Donald's Encyclopedia of Popular Music



(b Clifford Everett Shank Jr, 27 May 1926, Dayton OH; d 2 April 2009, Tucson AZ) Alto sax, flute; also baritone sax, composer. He began on clarinet at ten, attended the U. of North Carolina, played with Charlie Barnet, Alvino Rey, Art Mooney; relocated to the West Coast by 1947, he studied with Shorty Rogers and played with Stan Kenton. He became a regular at Howard Rumsey's Lighthouse in Hermosa Beach and a mainstay of West Coast jazz, recording with the Lighthouse All-Stars, Kenton, Rogers, Bob Cooper, Jimmy Giuffre, Shelly Manne, Chet Baker, Laurindo Almeida, Gerry Mulligan, Gerald Wilson, Julie London, many more. Studio work in the 1960s included film scores Slippery When Wet '59, Barefoot Adventure '61, War Hunt '62; he played flute on the Mamas and the Papas' classic pop hit 'California Dreamin' ', and solo spots in soundtracks including Assault On A Queen '66, The Thomas Crown Affair '68, Summer Of '42 '71, etc, as well as concerts and clinics at colleges.

Nearly 30 albums as a leader on World Pacific/Pacific Jazz '54-70 were mostly small-group sets, always with excellent sidemen; Shank's rhythmic verve, incisiveness and emotional force were just the qualities that West Coast jazz was said not to have. He led a quartet in Los Angeles clubs in the 1950s; tracks from 10-inch LPs '54-5 later on 12-inch The Saxophone Artistry Of Bud Shank included tracks with Bobby Brookmeyer and a rare intelligent use of a string section with improvising artists, e.g. on the exploding square dance 'Rustic Hop'. Live At The Haig '56 on Choice and other labels with pianist Claude Williamson was an early stereo recording; there were two others on World Pacific that year called The Bud Shank Quartet. New Groove '61 on Pacific Jazz was first class, with Carmell Jones on trumpet (b 19 July 1936, Kansas City KS; d 7 November 1996), Dennis Budimir on guitar, Gary Peacock and Mel Lewis, tracks including 'Well, You Needn't', one of the all-time best non-Monk performances of a Monk tune, the sort of tunes West Coasters weren't thought to play. Surfing movies Slippery When Wet and Barefoot Adventure were among the few films that had good jazz in the soundtrack, while Shank's collaborations with Almeida contained more jazz than most subsequent bossa nova outings. Jazz and the West Coasters in particular becoming even less fashionable in the '60s, there were albums of pop songs '66-7: Michelle, with Baker on flugelhorn and arranged by Bob Florence, reached no. 56 in the pop LP chart. He also made Brazil '65 on Capitol with Sergio Mendes.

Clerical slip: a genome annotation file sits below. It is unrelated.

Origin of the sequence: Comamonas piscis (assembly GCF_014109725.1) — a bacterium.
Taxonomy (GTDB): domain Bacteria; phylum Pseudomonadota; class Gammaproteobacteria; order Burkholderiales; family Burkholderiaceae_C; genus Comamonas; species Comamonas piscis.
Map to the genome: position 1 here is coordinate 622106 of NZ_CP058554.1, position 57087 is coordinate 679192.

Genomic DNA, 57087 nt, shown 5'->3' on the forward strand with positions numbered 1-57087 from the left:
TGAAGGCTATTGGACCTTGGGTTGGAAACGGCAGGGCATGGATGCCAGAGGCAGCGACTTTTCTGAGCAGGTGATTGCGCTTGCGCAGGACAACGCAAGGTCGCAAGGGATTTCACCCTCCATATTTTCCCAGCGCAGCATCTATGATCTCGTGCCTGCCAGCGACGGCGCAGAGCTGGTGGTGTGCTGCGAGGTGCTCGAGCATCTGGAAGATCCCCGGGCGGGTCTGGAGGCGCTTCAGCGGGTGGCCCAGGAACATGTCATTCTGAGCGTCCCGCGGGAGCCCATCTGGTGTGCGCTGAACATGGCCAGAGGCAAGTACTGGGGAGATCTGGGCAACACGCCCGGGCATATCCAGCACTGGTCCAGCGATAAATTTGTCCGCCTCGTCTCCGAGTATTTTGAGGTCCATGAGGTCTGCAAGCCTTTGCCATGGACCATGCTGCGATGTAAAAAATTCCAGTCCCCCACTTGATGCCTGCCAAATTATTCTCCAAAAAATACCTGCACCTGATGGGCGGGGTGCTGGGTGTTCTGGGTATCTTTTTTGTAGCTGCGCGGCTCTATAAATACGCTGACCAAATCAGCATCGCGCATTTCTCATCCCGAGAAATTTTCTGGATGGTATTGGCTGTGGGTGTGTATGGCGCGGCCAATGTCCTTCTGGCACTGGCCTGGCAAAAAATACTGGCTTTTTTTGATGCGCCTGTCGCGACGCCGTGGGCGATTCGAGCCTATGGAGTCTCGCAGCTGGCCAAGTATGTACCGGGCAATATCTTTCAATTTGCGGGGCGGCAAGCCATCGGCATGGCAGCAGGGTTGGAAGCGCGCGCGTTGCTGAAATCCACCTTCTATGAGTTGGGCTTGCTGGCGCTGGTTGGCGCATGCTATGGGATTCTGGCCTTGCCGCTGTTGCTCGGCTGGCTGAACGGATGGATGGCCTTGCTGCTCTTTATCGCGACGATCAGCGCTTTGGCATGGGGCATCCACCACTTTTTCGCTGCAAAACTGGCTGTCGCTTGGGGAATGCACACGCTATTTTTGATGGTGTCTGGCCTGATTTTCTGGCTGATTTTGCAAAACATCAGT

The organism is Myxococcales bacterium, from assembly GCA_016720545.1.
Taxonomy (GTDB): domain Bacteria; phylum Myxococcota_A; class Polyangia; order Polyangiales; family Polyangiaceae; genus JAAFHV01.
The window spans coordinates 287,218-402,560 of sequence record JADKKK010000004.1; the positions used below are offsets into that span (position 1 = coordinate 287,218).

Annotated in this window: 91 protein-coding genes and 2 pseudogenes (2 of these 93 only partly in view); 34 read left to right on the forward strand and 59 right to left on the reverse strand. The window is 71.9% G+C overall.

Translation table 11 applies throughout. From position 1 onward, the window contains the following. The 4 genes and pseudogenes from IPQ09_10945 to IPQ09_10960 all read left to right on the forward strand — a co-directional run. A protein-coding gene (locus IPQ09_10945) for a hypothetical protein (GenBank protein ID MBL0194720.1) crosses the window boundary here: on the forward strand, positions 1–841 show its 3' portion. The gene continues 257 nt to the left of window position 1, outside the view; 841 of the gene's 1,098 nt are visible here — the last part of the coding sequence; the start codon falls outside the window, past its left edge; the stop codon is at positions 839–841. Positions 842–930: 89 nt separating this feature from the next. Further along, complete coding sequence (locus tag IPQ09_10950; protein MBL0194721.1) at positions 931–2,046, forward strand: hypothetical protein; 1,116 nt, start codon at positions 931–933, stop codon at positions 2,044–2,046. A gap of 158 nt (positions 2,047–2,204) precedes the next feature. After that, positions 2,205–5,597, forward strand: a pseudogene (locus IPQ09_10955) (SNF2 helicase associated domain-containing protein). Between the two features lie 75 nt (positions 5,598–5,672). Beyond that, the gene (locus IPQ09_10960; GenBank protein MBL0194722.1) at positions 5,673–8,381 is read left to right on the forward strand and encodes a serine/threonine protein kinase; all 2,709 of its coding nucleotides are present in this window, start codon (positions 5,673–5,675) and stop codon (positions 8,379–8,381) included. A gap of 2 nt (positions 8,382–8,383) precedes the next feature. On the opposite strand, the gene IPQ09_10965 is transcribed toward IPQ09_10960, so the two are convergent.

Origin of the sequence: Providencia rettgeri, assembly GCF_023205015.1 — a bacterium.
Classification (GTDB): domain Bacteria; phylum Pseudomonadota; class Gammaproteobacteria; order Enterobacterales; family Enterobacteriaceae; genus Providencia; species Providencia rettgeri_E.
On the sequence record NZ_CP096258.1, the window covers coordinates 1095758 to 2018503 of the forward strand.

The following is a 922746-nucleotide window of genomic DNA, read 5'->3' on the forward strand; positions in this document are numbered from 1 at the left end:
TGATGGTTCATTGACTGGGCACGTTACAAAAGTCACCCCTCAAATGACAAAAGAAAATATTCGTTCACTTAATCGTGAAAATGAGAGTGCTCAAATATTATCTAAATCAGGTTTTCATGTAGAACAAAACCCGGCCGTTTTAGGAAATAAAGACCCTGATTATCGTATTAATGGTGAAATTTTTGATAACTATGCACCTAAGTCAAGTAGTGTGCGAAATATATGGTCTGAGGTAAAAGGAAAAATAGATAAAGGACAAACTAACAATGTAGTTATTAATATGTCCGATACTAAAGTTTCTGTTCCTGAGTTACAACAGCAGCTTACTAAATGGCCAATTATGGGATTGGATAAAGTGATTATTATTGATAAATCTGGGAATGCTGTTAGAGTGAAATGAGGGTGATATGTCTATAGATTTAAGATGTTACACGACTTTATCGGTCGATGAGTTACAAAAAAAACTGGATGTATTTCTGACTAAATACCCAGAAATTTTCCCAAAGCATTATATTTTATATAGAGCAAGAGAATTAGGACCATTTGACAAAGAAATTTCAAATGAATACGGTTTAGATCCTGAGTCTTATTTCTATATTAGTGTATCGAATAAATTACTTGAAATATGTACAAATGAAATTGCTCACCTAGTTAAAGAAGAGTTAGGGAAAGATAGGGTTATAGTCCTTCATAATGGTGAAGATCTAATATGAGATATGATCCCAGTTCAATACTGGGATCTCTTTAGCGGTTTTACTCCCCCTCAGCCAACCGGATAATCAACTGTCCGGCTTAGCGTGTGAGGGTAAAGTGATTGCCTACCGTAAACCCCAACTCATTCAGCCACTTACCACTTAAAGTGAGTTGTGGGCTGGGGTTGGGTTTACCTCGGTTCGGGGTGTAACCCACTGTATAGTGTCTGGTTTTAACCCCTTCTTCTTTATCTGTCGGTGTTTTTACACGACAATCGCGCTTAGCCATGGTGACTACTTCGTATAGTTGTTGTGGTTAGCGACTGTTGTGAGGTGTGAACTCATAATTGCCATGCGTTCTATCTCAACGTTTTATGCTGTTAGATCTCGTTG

With studio work to keep him busy and presumably bored with playing pop songs and film themes, he took a break from prolific recording until the small-group scene began to revive, then co-formed the L.A. 4 in 1974 with Manne, Almeida and Ray Brown (albums on Concord Jazz, some with Jeff Hamilton on drums) and began recording again as leader, all but abandoning the flute and re-emerging as the first-class player he was all along. Sunshine Express '76, Heritage '78, Crystal Comments '79, Explorations 1980 were on Concord Jazz, all except the first with pianist/composer Bill Mays, the last a duo with Shank and Mays playing Mays's suite for flute and piano as well as pieces by Bach, Ravel, Debussy, Scriabin. Shank's Brazilville '81 on Concord included Charlie Byrd. Shades Of Dring '81 on Cambria was chamber jazz arranged by Lennie Niehaus; This Bud's For You '84 on Muse had Ron Carter, Kenny Barron, Al Foster on drums; California Concert '85 was a quintet set with Rogers and At Jazz Alley '86 a quartet, both on Contemporary.

The revived Candid label issued The Doctor Is In '91, I Told You So! '94, and New Gold! '95 (with Conte Candoli, Bill Perkins and Jack Nimitz); Meets The Rhythm Section '96 with Cyrus Chestnut, George Mraz and Lewis Nash was on Milestone.